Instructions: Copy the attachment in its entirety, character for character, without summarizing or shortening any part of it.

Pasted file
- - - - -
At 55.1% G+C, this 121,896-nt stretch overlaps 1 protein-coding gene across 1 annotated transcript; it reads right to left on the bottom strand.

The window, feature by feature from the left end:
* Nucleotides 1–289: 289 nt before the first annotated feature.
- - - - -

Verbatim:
At 55.1% G+C, this 121,896-nt stretch overlaps 1 protein-coding gene across 1 annotated transcript; it reads right to left on the bottom strand.

The window, feature by feature from the left end:
* Nucleotides 1–289: 289 nt before the first annotated feature.